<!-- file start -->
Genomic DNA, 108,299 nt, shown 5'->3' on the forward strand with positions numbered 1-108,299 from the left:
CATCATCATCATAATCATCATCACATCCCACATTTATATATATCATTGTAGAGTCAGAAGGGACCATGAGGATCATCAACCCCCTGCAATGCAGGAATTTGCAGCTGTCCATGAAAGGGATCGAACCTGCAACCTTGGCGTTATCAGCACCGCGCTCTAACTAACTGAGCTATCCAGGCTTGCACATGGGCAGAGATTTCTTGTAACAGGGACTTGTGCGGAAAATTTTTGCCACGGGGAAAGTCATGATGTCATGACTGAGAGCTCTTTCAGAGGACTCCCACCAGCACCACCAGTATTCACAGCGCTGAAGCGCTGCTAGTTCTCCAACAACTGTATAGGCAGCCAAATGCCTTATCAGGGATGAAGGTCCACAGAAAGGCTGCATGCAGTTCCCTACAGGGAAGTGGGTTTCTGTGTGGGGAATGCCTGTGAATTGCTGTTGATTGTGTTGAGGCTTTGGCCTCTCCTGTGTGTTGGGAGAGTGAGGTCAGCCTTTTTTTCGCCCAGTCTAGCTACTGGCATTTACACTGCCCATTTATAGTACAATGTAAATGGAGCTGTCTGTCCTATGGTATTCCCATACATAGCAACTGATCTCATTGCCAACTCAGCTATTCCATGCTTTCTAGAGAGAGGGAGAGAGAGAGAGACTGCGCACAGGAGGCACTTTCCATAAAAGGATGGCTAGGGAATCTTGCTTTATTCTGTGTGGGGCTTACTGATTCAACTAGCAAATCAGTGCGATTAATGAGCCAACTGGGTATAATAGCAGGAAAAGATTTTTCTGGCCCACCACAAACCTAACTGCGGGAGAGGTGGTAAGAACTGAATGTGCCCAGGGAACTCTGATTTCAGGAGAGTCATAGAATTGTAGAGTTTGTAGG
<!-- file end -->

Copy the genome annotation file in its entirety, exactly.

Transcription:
Genomic DNA, 108,299 nt, shown 5'->3' on the forward strand with positions numbered 1-108,299 from the left:
CATCATCATCATAATCATCATCACATCCCACATTTATATATATCATTGTAGAGTCAGAAGGGACCATGAGGATCATCAACCCCCTGCAATGCAGGAATTTGCAGCTGTCCATGAAAGGGATCGAACCTGCAACCTTGGCGTTATCAGCACCGCGCTCTAACTAACTGAGCTATCCAGGCTTGCACATGGGCAGAGATTTCTTGTAACAGGGACTTGTGCGGAAAATTTTTGCCACGGGGAAAGTCATGATGTCATGACTGAGAGCTCTTTCAGAGGACTCCCACCAGCACCACCAGTATTCACAGCGCTGAAGCGCTGCTAGTTCTCCAACAACTGTATAGGCAGCCAAATGCCTTATCAGGGATGAAGGTCCACAGAAAGGCTGCATGCAGTTCCCTACAGGGAAGTGGGTTTCTGTGTGGGGAATGCCTGTGAATTGCTGTTGATTGTGTTGAGGCTTTGGCCTCTCCTGTGTGTTGGGAGAGTGAGGTCAGCCTTTTTTTCGCCCAGTCTAGCTACTGGCATTTACACTGCCCATTTATAGTACAATGTAAATGGAGCTGTCTGTCCTATGGTATTCCCATACATAGCAACTGATCTCATTGCCAACTCAGCTATTCCATGCTTTCTAGAGAGAGGGAGAGAGAGAGAGACTGCGCACAGGAGGCACTTTCCATAAAAGGATGGCTAGGGAATCTTGCTTTATTCTGTGTGGGGCTTACTGATTCAACTAGCAAATCAGTGCGATTAATGAGCCAACTGGGTATAATAGCAGGAAAAGATTTTTCTGGCCCACCACAAACCTAACTGCGGGAGAGGTGGTAAGAACTGAATGTGCCCAGGGAACTCTGATTTCAGGAGAGTCATAGAATTGTAGAGTTTGTAGG